Pieter Hugo, Chief Client and Distribution Officer, M&G Investments (M&G Investments)
Foreign assets play an important role in South African investors’ portfolios, both to enhance investment returns and to provide much needed protection.
At M&G Investments, foreign assets have always been core to our portfolios, serving as key contributors to improving our clients’ investment outcomes. We were therefore pleased when the Minister of Finance announced the relaxation of the offshore limits within the pension fund regulations (Regulation 28), by allowing up to 45% of retirement portfolios to be invested offshore. This represents a significant increase from the previous 30% maximum.
Risk and return: How we determine our foreign allocation
It’s important to have an understanding of the role that you want foreign assets to play within your specific portfolio, in terms of their risk and return benefits.
In terms of returns, foreign assets provide local investors with access to regions, sectors and industries underrepresented on the JSE. This allows access to a broader and more diverse opportunity set from which to deliver returns.
In terms of risk, foreign assets are critical in balancing the risks specifically embedded in South African assets, especially within growth assets like equities and, to a lesser extent, property and bonds. They essentially help lower risk by reducing portfolio concentration and the macro and geopolitical risks that emerging economies, like ourselves, are exposed to.
An important role that we play is to determine the optimal mix of foreign and local assets within each of our portfolios by assessing the risk and return characteristics across local and foreign assets, and the interplay between them. For example, global bonds have historically provided good protection to balance out the risk of holding local equities.
The optimal mix of these asset classes enables us to deliver on each of our portfolios’ investment objectives, while also balancing the risks inherent to that portfolio. It’s important to note that depending on the investment objective of the portfolio, the optimal mix of local and foreign assets might differ substantially.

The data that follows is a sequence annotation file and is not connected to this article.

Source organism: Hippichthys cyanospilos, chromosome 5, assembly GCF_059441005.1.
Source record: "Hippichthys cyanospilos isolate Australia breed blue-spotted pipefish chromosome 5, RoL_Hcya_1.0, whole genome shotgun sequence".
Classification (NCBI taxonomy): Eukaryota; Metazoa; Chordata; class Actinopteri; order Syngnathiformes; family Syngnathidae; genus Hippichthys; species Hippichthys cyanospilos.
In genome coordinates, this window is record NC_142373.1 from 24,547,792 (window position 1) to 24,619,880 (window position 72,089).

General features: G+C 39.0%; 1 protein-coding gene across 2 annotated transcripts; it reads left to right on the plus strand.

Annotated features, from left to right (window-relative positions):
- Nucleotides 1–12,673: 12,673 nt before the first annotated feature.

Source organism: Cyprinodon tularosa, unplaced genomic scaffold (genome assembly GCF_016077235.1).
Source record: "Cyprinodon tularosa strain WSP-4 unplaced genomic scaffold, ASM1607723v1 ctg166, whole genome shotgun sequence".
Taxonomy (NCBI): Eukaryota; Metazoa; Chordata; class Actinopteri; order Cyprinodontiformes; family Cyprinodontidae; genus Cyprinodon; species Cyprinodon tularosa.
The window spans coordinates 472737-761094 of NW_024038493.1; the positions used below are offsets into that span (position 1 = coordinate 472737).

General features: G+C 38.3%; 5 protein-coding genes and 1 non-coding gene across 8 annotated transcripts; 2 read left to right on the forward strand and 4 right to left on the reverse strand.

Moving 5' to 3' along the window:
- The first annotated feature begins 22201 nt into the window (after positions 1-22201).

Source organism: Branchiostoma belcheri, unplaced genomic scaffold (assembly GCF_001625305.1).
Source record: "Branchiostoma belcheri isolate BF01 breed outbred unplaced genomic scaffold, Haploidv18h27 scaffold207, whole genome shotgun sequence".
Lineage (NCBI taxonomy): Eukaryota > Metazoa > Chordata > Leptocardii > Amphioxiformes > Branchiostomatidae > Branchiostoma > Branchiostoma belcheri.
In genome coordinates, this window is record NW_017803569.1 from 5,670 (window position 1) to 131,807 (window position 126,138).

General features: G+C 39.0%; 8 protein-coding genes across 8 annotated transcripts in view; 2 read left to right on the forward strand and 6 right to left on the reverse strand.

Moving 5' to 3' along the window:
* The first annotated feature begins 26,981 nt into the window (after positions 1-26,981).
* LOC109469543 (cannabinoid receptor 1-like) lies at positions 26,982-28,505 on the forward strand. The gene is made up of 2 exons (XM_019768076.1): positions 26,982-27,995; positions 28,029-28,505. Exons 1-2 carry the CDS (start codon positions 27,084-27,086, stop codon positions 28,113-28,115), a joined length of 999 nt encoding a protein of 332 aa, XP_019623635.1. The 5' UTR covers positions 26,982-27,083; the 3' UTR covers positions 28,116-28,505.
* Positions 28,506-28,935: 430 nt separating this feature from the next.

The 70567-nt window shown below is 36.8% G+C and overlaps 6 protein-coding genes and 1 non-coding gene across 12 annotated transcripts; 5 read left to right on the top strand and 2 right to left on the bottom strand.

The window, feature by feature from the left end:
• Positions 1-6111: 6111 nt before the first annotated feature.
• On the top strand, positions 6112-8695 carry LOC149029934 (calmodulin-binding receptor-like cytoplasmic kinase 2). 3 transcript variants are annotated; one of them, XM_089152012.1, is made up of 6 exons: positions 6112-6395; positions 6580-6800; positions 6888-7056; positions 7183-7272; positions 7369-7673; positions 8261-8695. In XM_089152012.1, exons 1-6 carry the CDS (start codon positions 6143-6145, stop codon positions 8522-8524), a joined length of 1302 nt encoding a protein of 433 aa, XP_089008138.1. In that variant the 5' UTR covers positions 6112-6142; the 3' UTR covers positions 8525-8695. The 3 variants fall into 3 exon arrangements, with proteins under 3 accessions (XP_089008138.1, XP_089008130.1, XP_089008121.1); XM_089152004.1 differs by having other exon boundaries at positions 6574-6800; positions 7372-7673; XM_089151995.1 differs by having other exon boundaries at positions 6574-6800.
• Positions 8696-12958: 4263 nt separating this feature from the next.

How has our foreign allocation changed in light of the new limits?
We believe that the expected returns available from most local assets are meaningfully higher than those from their corresponding foreign equivalents, on a long-term “through-the-cycle” perspective.
Our aim is to find the appropriate balance between lowering portfolio risk by including foreign assets, while also having an allocation to higher-returning SA assets that allow our portfolios to meet their return objectives.
For our balanced funds, our latest analysis suggests that the optimal neutral asset allocation is about 30% in foreign assets. Given that this does not exceed the previous foreign exposure limits, we do not foresee any immediate changes to the neutral asset allocations for these portfolios.
For more conservative multi-asset portfolios, targeting returns of say CPI+4%, we found that the optimal neutral asset allocation is somewhat less, at about 25% in foreign assets.
New limits provide greater flexibility
While our starting point is to think about a neutral asset allocation, the next important part of our process is to implement our tactical asset allocation views around these neutral weights, as and when the opportunities arise.
Before the change, we wouldn’t have been able to go meaningfully overweight foreign assets if we found valuations attractive and our neutral allocation was set to 30%. Our only option to generate alpha would have been to go underweight (i.e. below 30%).
However, we are now able to go both overweight and underweight foreign assets, which will greatly assist us in generating alpha for our clients. In addition, the increased limit also gives us more freedom to implement currency hedges, which is an important tool in managing a portfolio in South African rands.
We see no immediate change to our current positioning
Given the absolute and relative cheapness of local assets compared to their foreign counterparts, we currently prefer local equity and bonds relative to their foreign equivalents.
Our current positioning in most of our portfolios is well below the previous 30% maximum, and it’s unlikely that we’ll make any immediate changes to our positioning given the expected returns on offer. However, should valuations change, we are now able to respond timeously and take advantage of the greater flexibility to deliver improved investment outcomes for our clients.